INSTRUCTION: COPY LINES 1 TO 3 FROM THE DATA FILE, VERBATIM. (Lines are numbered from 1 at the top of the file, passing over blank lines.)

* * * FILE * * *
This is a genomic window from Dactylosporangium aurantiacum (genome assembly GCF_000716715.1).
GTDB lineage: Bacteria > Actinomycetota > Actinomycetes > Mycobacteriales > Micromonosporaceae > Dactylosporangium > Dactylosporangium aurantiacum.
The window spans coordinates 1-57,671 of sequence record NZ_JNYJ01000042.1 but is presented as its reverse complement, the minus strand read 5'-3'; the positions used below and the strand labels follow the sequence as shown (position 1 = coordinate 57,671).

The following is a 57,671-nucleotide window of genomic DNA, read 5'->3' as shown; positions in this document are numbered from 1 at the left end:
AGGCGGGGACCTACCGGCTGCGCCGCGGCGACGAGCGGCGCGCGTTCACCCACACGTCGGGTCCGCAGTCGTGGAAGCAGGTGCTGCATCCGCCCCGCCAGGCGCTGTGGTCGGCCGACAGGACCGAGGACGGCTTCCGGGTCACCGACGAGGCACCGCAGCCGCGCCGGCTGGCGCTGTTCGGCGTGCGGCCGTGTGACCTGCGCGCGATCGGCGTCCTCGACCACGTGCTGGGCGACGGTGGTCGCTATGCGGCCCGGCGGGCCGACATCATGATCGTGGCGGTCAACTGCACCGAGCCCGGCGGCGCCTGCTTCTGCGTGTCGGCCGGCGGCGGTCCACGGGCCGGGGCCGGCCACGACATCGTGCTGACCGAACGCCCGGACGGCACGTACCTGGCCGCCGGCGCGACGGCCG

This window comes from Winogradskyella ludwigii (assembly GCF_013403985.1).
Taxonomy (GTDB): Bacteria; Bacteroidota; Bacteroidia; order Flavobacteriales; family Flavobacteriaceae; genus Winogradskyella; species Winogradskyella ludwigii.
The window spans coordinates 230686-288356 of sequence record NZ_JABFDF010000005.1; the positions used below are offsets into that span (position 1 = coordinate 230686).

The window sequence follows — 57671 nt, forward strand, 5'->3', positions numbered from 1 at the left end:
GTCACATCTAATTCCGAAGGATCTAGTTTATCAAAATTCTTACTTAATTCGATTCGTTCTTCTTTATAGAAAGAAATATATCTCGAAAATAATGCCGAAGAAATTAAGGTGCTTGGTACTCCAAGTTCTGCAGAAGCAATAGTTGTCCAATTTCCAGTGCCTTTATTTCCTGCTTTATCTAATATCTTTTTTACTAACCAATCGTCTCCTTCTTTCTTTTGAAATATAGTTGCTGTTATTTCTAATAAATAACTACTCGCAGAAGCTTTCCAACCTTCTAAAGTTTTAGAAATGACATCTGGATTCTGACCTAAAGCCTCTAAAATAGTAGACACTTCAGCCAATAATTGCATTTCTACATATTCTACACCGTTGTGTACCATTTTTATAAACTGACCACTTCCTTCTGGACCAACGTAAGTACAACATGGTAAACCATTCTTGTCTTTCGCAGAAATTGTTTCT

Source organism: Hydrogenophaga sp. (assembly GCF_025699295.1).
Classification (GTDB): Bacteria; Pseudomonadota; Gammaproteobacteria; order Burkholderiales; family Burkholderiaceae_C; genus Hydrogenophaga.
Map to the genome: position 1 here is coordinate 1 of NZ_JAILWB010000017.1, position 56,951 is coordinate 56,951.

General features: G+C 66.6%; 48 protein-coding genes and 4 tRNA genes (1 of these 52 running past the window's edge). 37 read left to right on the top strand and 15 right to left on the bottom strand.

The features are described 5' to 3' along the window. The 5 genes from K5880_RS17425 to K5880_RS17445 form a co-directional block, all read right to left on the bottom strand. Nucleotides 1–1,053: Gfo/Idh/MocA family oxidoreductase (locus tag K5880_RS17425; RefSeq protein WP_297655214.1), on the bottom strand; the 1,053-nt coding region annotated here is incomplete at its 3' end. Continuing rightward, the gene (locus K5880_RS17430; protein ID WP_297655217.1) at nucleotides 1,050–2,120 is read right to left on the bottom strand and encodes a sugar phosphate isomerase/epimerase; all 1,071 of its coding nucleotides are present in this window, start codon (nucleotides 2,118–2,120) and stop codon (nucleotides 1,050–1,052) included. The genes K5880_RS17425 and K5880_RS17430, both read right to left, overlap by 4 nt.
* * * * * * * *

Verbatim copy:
This is a genomic window from Dactylosporangium aurantiacum (genome assembly GCF_000716715.1).
GTDB lineage: Bacteria > Actinomycetota > Actinomycetes > Mycobacteriales > Micromonosporaceae > Dactylosporangium > Dactylosporangium aurantiacum.
The window spans coordinates 1-57,671 of sequence record NZ_JNYJ01000042.1 but is presented as its reverse complement, the minus strand read 5'-3'; the positions used below and the strand labels follow the sequence as shown (position 1 = coordinate 57,671).